How to Clean Muddy Goldendoodle Paws (in 4 Easy Steps)

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Goldendoodle Paws and Mud

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I love dogs. Always have. In fact, there isn’t a day of my life where I haven’t had a dog as a part of my family. However, I have never known wet and muddy paws to be such a big issue until I became a Goldendoodle mom to my beautiful Juno. Goldendoodles are a mix between a Golden Retriever and a Poodle. The result is a dog that has hair, not fur, and that hair acts like velcro. I even call her my velcro pup sometimes for two reasons. One, she is always by my side and two, everything sticks to her!

Whenever we are outdoors, the environment just seems to cling to her and her fluffy Goldendoodle paws.

Goldendoodle Paws by Season

  • In WINTER, it’s the snow. We come in and she has snowballs all in her paws, up her legs, and on her belly. According to other Goldendoodle owners, a metal whisk works magically to remove the snowballs from Goldendoodle hair. I bought one, but haven’t tried it yet. It’s been so cold that the snow isn’t wet enough to stick to her right now.
  • In FALL, it is the leaves, twigs, dry grass, and other environmental debris. Whether Juno is running around in a field or just going for a walk in the neighbourhood, it seems like her hair just collects any loose dirt and foliage that has hit the ground.
  • In SUMMER, it’s the sand from the beach. It adheres to her and it takes some work to get it out of her hair. I always make sure to be well equipped with Cowboy Magic shampoo, my Chris Christensen brush (very pricey but soooo worth it), and a metal comb for the beach days.
  • The WORST though, is the SPRING. When it rains, my backyard is left with these muddy areas that Juno just loves to stand in or on occasion, DIG!!! This is an absolute nightmare, as she then comes into the house with very muddy paws and legs. Of course, I could give her a bath, but she goes in and out of the house so many times a day, that I simply wouldn’t have time to do anything else. Plus, bathing a dog too often depletes a dog’s skin of essential oils and can effect their coat. I will admit, it did take some trial and error, but I finally found a solution to the neverending muddy Goldendoodle paws of wet spring days.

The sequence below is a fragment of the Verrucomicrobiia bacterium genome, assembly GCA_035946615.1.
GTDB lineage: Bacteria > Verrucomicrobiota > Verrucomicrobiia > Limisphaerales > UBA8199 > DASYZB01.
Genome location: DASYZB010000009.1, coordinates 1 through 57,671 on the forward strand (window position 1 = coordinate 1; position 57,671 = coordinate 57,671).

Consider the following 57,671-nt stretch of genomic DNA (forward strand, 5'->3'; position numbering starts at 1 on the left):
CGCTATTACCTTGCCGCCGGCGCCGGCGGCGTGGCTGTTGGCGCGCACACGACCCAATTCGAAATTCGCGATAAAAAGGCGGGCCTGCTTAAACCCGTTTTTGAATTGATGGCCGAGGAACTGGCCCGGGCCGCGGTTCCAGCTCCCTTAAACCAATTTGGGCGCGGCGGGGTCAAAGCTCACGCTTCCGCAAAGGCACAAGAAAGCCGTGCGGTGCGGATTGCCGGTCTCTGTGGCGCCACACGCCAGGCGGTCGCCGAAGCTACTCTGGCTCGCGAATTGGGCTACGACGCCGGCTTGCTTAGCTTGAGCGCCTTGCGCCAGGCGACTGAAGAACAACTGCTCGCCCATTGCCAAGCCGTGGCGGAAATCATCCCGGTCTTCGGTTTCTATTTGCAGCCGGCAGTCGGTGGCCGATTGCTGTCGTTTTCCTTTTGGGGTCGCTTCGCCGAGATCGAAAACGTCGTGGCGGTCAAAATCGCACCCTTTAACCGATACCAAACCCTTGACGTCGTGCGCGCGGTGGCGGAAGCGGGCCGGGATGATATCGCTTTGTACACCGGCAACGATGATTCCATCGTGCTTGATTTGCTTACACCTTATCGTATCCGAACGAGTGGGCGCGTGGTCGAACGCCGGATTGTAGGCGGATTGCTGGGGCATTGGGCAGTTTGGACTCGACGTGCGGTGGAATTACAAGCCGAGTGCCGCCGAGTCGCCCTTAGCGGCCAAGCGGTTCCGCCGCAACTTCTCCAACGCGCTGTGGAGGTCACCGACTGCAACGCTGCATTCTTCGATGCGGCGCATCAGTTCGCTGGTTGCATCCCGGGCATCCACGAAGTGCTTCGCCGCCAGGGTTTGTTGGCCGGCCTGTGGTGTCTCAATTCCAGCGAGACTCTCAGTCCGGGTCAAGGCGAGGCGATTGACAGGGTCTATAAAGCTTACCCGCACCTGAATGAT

Mud buster, Dirty Dog Doormat, Dirty Dog Shammy | How to Clean Muddy Goldendoodle Paws (in 4 Easy Steps)
Mud buster, Dirty Dog Doormat, and Dirty Dog Shammy

My Four-Step Muddy Goldendoodle Paw Solution

You may be wondering how I deal with the mud that inevitably accumulates on my Goldendoodle’s paws without having to dunk her into the bathtub each and every time she comes in from the muddy outdoors. My solution is a multi-step one that I will share with you here.

  1. First, keep your Doodle’s hair cut short during wet and muddy seasons. It is much more difficult to clean long or shaggy hair than it is to clean hair that has been clipped short. If you prefer a shaggier look, make sure, at the very least, to have your Goldendoodle’s paws manicured shorter so they are neat and tidy. Otherwise, mud will easily accumulate in the long hair between the pads of the feet and be really tricky to extract.
  2. My holy grail of all things amazing for my Goldendoodle is the MUD BUSTER. I love this product. It truly is a lifesaver for getting Goldendoodle paws and legs clean. If you haven’t tried one, I strongly urge you to give it a try. The Mud Buster is a tall BPA-free cup with gentle silcone bristles that removes the dirt and mud into the cup instead of into your house. To use, add a little water, insert a muddy paw, do the twist, and repeat for 3 more paws. Depending on how dirty each paw is, you may wish to refill it with fresh water between paws. The Mud Buster comes in different sizes, so choose the one that is suitable for your dog. In fact, I use the Mud Buster so often that my Goldendoodle Juno automatically lifts a paw when she sees that I have it ready to clean her. I strongly suggest you pick up this product. It is an absolute game-changer!

Pro-tipThe Mud Buster works brilliantly for melting snowballs off Godlendoodle paws and legs in the winter. It is also great for Goldendoodles that are allergic to the grass.